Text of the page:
Food Source

     Tachyglossus aculeatus typically eat invertebrates such as termites and ants. They get to the termites by destroying the termite mounds. Their claws are great tools to break into the mounds for food. Learn more about their claws on the Form and Functions page. During the mating season, T. aculeatus are especially fond of meat ants (Rismiller and Seymour 1991).



    Tachyglossus aculeatus have many predators thPhoto by Verity Greenwood via Arkiveroughout Australia. Feral cats are one of the main causes of death for T. aculeatus. They have other animals to worry about; foxes are another predator (Rismiller and McKelvey 2003). T. aculeatus must watch out for the threat of pigs and dingoes (Rismiller and McKelvey 2000). The young have even more predators to watch out for. If a young falls out of its mother’s pouch or becomes vulnerable, meat ants will attack and kill it. They also are vulnerable to predators that can get into their nursery burrows. Both Kangaroo Island goanna, a large lizard, and large snakes prey on the young in their burrows (Rismiller and Seymour 1991). T. aculeatus have many threats to be aware of. Despite all of their predators, echidnas are not on the endangered list. Find out more about their species' status at Red List.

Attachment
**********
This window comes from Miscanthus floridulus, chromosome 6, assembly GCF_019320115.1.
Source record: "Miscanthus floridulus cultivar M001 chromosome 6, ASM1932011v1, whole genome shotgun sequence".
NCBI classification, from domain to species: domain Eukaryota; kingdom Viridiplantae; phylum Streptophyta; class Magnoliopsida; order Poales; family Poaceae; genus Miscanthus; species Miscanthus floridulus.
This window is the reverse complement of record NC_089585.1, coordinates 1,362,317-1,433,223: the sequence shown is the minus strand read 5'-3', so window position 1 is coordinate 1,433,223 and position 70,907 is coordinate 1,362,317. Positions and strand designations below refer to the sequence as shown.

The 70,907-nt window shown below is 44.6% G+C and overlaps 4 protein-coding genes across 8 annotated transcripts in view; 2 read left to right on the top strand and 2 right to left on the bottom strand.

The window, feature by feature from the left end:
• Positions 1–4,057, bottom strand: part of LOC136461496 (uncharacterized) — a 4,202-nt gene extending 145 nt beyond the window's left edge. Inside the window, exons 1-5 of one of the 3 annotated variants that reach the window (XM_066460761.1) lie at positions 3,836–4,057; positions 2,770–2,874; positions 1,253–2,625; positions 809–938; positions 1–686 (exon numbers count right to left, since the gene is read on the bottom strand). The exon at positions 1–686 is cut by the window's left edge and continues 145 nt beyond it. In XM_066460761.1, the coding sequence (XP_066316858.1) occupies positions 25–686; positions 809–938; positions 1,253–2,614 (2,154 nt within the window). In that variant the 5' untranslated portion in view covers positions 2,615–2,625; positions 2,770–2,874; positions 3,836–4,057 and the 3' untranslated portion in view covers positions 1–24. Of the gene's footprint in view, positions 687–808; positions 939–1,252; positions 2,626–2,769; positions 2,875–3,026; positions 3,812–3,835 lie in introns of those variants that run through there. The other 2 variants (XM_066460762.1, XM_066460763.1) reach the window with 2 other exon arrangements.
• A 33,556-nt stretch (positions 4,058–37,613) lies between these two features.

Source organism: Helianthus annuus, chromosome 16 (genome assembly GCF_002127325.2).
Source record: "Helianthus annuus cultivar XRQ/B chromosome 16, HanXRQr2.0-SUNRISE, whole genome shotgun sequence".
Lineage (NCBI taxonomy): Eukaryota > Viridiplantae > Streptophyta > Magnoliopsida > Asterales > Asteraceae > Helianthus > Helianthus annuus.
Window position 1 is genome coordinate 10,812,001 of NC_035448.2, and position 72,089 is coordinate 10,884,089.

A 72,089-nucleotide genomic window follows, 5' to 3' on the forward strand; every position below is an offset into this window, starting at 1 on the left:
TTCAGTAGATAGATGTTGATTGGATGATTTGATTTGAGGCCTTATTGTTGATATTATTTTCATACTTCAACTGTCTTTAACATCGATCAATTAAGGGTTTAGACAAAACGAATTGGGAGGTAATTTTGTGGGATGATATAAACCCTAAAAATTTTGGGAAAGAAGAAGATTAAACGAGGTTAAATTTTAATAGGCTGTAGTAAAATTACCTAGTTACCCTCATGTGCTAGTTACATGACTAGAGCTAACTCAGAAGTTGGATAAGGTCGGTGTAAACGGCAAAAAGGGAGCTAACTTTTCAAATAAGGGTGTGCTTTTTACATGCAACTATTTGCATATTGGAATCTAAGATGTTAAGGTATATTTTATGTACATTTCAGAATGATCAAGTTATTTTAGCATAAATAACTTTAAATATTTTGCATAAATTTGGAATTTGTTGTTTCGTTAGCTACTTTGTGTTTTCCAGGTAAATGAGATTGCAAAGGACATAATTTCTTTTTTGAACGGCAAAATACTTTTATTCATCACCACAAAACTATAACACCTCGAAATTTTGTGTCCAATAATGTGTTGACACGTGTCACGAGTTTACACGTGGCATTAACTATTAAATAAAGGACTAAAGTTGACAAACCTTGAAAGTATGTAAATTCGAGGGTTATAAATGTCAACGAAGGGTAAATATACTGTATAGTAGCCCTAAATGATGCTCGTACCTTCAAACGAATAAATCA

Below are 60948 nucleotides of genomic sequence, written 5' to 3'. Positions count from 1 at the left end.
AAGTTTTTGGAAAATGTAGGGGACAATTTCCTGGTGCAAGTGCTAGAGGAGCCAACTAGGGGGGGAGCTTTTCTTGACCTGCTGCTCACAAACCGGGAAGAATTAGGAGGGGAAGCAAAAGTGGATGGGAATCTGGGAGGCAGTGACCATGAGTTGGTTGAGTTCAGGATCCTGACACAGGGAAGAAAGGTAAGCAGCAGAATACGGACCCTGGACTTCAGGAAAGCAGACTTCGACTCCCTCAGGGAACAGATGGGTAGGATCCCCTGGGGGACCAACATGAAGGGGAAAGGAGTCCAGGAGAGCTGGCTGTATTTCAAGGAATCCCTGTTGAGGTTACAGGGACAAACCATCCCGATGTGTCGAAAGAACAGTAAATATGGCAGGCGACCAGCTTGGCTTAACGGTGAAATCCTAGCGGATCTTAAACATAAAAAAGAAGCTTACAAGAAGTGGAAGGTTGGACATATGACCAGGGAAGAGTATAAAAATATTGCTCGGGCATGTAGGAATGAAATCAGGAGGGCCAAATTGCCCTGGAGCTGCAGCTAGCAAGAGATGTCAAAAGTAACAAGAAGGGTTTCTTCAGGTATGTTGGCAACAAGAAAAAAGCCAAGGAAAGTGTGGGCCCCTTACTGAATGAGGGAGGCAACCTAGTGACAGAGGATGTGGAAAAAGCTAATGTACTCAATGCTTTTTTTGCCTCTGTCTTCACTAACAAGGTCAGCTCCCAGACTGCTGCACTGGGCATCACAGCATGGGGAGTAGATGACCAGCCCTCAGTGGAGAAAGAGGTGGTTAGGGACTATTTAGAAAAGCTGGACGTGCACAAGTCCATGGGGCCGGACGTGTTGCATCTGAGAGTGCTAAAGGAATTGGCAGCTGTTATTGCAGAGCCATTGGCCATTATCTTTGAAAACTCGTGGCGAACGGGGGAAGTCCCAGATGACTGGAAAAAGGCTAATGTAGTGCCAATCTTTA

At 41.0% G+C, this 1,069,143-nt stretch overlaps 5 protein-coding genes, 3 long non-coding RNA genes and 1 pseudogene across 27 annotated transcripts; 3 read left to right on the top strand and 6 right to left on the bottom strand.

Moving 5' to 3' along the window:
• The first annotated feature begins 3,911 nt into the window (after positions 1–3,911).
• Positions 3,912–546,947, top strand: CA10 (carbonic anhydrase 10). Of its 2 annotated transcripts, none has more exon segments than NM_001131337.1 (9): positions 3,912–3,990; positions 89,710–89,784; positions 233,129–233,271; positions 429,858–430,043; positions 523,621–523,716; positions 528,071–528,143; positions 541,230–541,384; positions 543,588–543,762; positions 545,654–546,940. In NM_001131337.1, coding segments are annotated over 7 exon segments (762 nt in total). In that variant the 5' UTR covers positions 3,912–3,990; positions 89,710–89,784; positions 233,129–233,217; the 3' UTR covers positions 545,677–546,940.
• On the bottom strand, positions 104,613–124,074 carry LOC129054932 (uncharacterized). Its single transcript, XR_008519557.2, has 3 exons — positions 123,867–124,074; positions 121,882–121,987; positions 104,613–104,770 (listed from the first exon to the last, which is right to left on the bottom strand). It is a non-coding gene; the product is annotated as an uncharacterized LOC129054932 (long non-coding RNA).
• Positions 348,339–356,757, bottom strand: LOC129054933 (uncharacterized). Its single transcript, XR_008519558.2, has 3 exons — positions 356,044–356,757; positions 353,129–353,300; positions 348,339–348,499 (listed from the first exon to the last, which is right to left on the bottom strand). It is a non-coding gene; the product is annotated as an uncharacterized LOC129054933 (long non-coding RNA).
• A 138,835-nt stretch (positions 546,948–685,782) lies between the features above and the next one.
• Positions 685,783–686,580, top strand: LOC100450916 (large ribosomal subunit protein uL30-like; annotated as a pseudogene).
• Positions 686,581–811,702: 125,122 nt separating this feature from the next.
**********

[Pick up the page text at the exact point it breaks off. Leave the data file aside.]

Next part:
There are a couple of species that inadvertently affect Tachyglossus aculeatus. Rabbits can affect the vegetation that T. aculeatus live in (Rismiller and McKelvey 2003). This can affect their natural habitat and leave them more vulnerable. People may also be causing harm to T. aculeatus. There is a possibility that herbicides are affecting the invertebrates that they eat. There is not any conclusive evidence to suggest this, though (Rismiller and McKelvey 2000).



                         Back to Reproduction                       Home                                   Go to Facts